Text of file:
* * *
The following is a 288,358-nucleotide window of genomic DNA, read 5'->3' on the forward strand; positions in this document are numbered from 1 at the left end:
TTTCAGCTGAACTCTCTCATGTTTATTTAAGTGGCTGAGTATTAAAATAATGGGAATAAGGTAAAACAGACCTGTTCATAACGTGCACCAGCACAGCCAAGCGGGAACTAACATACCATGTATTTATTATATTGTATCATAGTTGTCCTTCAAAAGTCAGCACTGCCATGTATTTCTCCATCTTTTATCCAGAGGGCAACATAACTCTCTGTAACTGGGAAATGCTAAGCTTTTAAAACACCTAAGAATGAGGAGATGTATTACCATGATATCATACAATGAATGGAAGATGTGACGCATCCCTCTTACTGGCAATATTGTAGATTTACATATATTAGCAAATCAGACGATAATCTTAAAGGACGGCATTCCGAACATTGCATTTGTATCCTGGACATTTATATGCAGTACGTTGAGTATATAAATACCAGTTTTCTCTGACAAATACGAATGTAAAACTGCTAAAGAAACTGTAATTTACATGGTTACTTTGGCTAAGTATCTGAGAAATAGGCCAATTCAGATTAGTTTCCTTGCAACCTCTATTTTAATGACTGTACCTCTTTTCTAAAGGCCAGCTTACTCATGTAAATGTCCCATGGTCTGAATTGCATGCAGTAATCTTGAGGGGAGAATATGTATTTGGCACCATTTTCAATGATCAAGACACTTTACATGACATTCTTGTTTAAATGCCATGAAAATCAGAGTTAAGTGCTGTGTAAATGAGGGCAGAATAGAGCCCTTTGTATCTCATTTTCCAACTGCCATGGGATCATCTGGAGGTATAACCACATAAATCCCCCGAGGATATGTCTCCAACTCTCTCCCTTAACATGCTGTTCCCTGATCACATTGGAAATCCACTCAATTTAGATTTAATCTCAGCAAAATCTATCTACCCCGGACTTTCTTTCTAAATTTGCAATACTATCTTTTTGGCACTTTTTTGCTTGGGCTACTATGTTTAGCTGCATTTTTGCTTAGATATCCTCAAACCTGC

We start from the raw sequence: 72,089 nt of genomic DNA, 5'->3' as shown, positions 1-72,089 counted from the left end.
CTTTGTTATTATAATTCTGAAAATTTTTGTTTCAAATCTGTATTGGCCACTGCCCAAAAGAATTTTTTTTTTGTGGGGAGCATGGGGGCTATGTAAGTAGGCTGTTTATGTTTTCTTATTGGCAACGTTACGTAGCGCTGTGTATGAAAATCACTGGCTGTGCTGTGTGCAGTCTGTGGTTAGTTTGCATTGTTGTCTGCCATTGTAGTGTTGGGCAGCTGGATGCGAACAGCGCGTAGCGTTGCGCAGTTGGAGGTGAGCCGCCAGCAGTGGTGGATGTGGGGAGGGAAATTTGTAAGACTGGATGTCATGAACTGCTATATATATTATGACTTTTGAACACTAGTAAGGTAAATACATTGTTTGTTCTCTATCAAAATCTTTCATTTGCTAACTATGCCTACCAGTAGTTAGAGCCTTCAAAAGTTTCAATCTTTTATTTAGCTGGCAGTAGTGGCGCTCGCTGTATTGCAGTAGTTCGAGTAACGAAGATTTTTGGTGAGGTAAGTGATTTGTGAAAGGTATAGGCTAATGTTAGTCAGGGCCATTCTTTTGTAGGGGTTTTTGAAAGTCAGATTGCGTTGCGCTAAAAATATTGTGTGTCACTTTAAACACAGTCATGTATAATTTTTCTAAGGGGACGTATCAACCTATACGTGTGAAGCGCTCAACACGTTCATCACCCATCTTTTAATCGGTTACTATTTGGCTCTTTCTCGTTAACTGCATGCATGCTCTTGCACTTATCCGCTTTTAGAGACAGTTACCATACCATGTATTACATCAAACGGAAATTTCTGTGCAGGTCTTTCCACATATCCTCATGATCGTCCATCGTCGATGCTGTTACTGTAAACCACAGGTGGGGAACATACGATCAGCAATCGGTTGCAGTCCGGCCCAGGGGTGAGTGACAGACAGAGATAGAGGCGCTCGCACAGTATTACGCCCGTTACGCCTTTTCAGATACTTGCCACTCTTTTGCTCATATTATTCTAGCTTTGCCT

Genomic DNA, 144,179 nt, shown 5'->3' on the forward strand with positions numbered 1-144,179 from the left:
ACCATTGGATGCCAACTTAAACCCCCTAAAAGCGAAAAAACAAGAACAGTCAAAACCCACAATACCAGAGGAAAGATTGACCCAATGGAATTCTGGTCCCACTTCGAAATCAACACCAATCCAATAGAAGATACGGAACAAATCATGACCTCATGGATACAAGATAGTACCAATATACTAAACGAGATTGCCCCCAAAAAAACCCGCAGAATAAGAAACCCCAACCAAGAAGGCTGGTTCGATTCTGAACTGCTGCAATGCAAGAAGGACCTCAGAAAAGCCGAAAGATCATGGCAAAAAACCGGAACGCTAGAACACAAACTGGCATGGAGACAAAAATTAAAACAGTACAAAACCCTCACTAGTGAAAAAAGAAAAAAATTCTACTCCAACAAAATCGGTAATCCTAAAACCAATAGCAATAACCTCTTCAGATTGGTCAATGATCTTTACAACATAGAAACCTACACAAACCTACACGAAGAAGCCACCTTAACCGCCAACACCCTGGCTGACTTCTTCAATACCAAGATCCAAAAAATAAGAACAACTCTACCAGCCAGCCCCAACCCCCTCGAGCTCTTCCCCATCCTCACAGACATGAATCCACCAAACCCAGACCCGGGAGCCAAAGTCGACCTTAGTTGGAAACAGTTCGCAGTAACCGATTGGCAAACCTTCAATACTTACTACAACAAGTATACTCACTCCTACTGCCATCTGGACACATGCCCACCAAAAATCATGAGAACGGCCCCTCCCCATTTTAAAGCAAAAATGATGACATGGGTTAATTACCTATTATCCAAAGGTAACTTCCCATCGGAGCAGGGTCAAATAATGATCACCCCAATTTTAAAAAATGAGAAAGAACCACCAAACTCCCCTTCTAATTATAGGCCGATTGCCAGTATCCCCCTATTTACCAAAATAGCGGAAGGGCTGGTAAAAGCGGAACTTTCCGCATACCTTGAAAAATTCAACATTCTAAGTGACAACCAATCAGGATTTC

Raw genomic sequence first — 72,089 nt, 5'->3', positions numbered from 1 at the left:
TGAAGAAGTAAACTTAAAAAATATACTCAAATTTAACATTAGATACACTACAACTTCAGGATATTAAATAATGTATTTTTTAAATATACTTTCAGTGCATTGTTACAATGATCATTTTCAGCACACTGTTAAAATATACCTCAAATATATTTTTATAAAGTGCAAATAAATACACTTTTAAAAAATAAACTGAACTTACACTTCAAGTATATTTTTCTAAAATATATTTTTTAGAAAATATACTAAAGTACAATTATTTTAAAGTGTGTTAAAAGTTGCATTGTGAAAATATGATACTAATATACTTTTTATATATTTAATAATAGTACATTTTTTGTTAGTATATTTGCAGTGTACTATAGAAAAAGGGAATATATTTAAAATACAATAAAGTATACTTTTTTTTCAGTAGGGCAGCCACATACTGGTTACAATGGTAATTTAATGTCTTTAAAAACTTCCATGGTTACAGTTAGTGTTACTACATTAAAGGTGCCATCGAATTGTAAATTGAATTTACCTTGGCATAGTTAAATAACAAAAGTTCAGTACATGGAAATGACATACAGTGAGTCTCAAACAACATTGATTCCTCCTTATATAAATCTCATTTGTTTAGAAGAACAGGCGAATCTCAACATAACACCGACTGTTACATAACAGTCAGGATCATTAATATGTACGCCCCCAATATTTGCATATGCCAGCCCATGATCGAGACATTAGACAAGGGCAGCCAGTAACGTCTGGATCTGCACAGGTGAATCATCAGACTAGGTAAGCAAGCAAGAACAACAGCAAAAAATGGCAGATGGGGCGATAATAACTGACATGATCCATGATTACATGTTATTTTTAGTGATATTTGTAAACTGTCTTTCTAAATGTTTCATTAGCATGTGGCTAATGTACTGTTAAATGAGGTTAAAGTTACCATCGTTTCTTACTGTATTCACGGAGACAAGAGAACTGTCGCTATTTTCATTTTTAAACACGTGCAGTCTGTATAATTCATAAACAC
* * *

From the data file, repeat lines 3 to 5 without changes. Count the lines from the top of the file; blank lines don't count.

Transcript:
We start from the raw sequence: 72,089 nt of genomic DNA, 5'->3' as shown, positions 1-72,089 counted from the left end.
CTTTGTTATTATAATTCTGAAAATTTTTGTTTCAAATCTGTATTGGCCACTGCCCAAAAGAATTTTTTTTTTGTGGGGAGCATGGGGGCTATGTAAGTAGGCTGTTTATGTTTTCTTATTGGCAACGTTACGTAGCGCTGTGTATGAAAATCACTGGCTGTGCTGTGTGCAGTCTGTGGTTAGTTTGCATTGTTGTCTGCCATTGTAGTGTTGGGCAGCTGGATGCGAACAGCGCGTAGCGTTGCGCAGTTGGAGGTGAGCCGCCAGCAGTGGTGGATGTGGGGAGGGAAATTTGTAAGACTGGATGTCATGAACTGCTATATATATTATGACTTTTGAACACTAGTAAGGTAAATACATTGTTTGTTCTCTATCAAAATCTTTCATTTGCTAACTATGCCTACCAGTAGTTAGAGCCTTCAAAAGTTTCAATCTTTTATTTAGCTGGCAGTAGTGGCGCTCGCTGTATTGCAGTAGTTCGAGTAACGAAGATTTTTGGTGAGGTAAGTGATTTGTGAAAGGTATAGGCTAATGTTAGTCAGGGCCATTCTTTTGTAGGGGTTTTTGAAAGTCAGATTGCGTTGCGCTAAAAATATTGTGTGTCACTTTAAACACAGTCATGTATAATTTTTCTAAGGGGACGTATCAACCTATACGTGTGAAGCGCTCAACACGTTCATCACCCATCTTTTAATCGGTTACTATTTGGCTCTTTCTCGTTAACTGCATGCATGCTCTTGCACTTATCCGCTTTTAGAGACAGTTACCATACCATGTATTACATCAAACGGAAATTTCTGTGCAGGTCTTTCCACATATCCTCATGATCGTCCATCGTCGATGCTGTTACTGTAAACCACAGGTGGGGAACATACGATCAGCAATCGGTTGCAGTCCGGCCCAGGGGTGAGTGACAGACAGAGATAGAGGCGCTCGCACAGTATTACGCCCGTTACGCCTTTTCAGATACTTGCCACTCTTTTGCTCATATTATTCTAGCTTTGCCT

Genomic DNA, 144,179 nt, shown 5'->3' on the forward strand with positions numbered 1-144,179 from the left: